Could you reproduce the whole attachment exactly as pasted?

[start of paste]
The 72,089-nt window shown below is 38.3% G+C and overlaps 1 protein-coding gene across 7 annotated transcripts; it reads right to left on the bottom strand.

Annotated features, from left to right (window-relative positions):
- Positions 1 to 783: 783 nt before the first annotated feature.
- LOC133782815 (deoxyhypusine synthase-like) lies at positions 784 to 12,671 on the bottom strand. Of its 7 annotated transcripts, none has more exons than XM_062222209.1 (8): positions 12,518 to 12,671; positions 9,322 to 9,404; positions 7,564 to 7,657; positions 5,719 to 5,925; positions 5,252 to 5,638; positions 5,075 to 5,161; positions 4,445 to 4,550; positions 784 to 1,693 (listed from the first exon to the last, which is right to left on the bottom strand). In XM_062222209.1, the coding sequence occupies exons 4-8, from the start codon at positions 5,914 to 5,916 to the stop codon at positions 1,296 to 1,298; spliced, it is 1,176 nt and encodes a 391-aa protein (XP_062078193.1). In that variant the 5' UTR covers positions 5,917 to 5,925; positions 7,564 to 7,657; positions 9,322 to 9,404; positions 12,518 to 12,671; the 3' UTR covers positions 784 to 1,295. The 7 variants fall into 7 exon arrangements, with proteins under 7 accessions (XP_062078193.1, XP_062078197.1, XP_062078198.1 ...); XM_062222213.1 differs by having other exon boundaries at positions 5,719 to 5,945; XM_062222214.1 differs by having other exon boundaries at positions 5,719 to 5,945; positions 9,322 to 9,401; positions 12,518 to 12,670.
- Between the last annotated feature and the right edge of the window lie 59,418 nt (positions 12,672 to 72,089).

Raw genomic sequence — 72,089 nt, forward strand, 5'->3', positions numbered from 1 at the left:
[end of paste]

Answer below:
The 72,089-nt window shown below is 38.3% G+C and overlaps 1 protein-coding gene across 7 annotated transcripts; it reads right to left on the bottom strand.

Annotated features, from left to right (window-relative positions):
- Positions 1 to 783: 783 nt before the first annotated feature.
- LOC133782815 (deoxyhypusine synthase-like) lies at positions 784 to 12,671 on the bottom strand. Of its 7 annotated transcripts, none has more exons than XM_062222209.1 (8): positions 12,518 to 12,671; positions 9,322 to 9,404; positions 7,564 to 7,657; positions 5,719 to 5,925; positions 5,252 to 5,638; positions 5,075 to 5,161; positions 4,445 to 4,550; positions 784 to 1,693 (listed from the first exon to the last, which is right to left on the bottom strand). In XM_062222209.1, the coding sequence occupies exons 4-8, from the start codon at positions 5,914 to 5,916 to the stop codon at positions 1,296 to 1,298; spliced, it is 1,176 nt and encodes a 391-aa protein (XP_062078193.1). In that variant the 5' UTR covers positions 5,917 to 5,925; positions 7,564 to 7,657; positions 9,322 to 9,404; positions 12,518 to 12,671; the 3' UTR covers positions 784 to 1,295. The 7 variants fall into 7 exon arrangements, with proteins under 7 accessions (XP_062078193.1, XP_062078197.1, XP_062078198.1 ...); XM_062222213.1 differs by having other exon boundaries at positions 5,719 to 5,945; XM_062222214.1 differs by having other exon boundaries at positions 5,719 to 5,945; positions 9,322 to 9,401; positions 12,518 to 12,670.
- Between the last annotated feature and the right edge of the window lie 59,418 nt (positions 12,672 to 72,089).

Raw genomic sequence — 72,089 nt, forward strand, 5'->3', positions numbered from 1 at the left: